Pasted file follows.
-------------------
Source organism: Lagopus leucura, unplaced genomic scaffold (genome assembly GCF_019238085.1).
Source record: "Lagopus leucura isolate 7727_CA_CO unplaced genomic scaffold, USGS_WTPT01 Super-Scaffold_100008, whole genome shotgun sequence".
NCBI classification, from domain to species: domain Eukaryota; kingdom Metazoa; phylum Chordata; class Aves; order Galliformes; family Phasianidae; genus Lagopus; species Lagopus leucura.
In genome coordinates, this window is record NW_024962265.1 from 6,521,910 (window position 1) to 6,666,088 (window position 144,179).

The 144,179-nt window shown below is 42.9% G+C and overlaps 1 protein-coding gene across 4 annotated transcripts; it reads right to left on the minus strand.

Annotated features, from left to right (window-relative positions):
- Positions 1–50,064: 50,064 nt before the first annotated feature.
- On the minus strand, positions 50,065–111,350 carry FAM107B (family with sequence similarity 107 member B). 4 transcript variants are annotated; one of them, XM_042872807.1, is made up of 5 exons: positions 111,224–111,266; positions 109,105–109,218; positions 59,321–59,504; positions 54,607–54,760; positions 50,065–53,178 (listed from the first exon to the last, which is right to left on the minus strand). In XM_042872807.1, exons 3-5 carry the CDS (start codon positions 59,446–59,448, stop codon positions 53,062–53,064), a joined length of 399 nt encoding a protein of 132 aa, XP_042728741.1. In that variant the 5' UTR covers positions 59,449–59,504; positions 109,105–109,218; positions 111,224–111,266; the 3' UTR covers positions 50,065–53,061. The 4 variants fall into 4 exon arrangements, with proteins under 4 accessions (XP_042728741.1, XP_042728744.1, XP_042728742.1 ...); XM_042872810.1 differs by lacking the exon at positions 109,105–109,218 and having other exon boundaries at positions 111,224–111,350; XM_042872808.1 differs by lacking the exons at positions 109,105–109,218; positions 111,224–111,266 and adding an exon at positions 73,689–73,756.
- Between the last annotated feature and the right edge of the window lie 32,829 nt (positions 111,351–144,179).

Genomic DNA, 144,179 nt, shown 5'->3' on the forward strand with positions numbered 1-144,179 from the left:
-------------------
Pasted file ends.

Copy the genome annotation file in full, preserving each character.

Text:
Source organism: Lagopus leucura, unplaced genomic scaffold (genome assembly GCF_019238085.1).
Source record: "Lagopus leucura isolate 7727_CA_CO unplaced genomic scaffold, USGS_WTPT01 Super-Scaffold_100008, whole genome shotgun sequence".
NCBI classification, from domain to species: domain Eukaryota; kingdom Metazoa; phylum Chordata; class Aves; order Galliformes; family Phasianidae; genus Lagopus; species Lagopus leucura.
In genome coordinates, this window is record NW_024962265.1 from 6,521,910 (window position 1) to 6,666,088 (window position 144,179).

The 144,179-nt window shown below is 42.9% G+C and overlaps 1 protein-coding gene across 4 annotated transcripts; it reads right to left on the minus strand.

Annotated features, from left to right (window-relative positions):
- Positions 1–50,064: 50,064 nt before the first annotated feature.
- On the minus strand, positions 50,065–111,350 carry FAM107B (family with sequence similarity 107 member B). 4 transcript variants are annotated; one of them, XM_042872807.1, is made up of 5 exons: positions 111,224–111,266; positions 109,105–109,218; positions 59,321–59,504; positions 54,607–54,760; positions 50,065–53,178 (listed from the first exon to the last, which is right to left on the minus strand). In XM_042872807.1, exons 3-5 carry the CDS (start codon positions 59,446–59,448, stop codon positions 53,062–53,064), a joined length of 399 nt encoding a protein of 132 aa, XP_042728741.1. In that variant the 5' UTR covers positions 59,449–59,504; positions 109,105–109,218; positions 111,224–111,266; the 3' UTR covers positions 50,065–53,061. The 4 variants fall into 4 exon arrangements, with proteins under 4 accessions (XP_042728741.1, XP_042728744.1, XP_042728742.1 ...); XM_042872810.1 differs by lacking the exon at positions 109,105–109,218 and having other exon boundaries at positions 111,224–111,350; XM_042872808.1 differs by lacking the exons at positions 109,105–109,218; positions 111,224–111,266 and adding an exon at positions 73,689–73,756.
- Between the last annotated feature and the right edge of the window lie 32,829 nt (positions 111,351–144,179).

Genomic DNA, 144,179 nt, shown 5'->3' on the forward strand with positions numbered 1-144,179 from the left: